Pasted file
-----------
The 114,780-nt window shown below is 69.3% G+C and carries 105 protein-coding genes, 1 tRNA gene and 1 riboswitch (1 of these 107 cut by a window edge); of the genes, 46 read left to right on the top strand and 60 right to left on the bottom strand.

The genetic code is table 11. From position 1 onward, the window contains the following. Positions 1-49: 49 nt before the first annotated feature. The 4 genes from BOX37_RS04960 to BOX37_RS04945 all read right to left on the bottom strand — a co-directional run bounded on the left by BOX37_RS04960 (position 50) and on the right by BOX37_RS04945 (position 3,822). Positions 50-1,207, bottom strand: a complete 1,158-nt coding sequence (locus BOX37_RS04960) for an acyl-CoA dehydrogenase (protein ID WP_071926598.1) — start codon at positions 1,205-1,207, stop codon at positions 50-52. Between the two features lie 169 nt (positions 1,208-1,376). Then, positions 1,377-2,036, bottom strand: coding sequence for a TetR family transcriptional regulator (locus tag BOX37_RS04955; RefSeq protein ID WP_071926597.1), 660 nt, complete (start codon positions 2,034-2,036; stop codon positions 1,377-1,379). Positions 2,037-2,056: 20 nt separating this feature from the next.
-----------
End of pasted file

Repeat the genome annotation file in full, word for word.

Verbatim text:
The 114,780-nt window shown below is 69.3% G+C and carries 105 protein-coding genes, 1 tRNA gene and 1 riboswitch (1 of these 107 cut by a window edge); of the genes, 46 read left to right on the top strand and 60 right to left on the bottom strand.

The genetic code is table 11. From position 1 onward, the window contains the following. Positions 1-49: 49 nt before the first annotated feature. The 4 genes from BOX37_RS04960 to BOX37_RS04945 all read right to left on the bottom strand — a co-directional run bounded on the left by BOX37_RS04960 (position 50) and on the right by BOX37_RS04945 (position 3,822). Positions 50-1,207, bottom strand: a complete 1,158-nt coding sequence (locus BOX37_RS04960) for an acyl-CoA dehydrogenase (protein ID WP_071926598.1) — start codon at positions 1,205-1,207, stop codon at positions 50-52. Between the two features lie 169 nt (positions 1,208-1,376). Then, positions 1,377-2,036, bottom strand: coding sequence for a TetR family transcriptional regulator (locus tag BOX37_RS04955; RefSeq protein ID WP_071926597.1), 660 nt, complete (start codon positions 2,034-2,036; stop codon positions 1,377-1,379). Positions 2,037-2,056: 20 nt separating this feature from the next.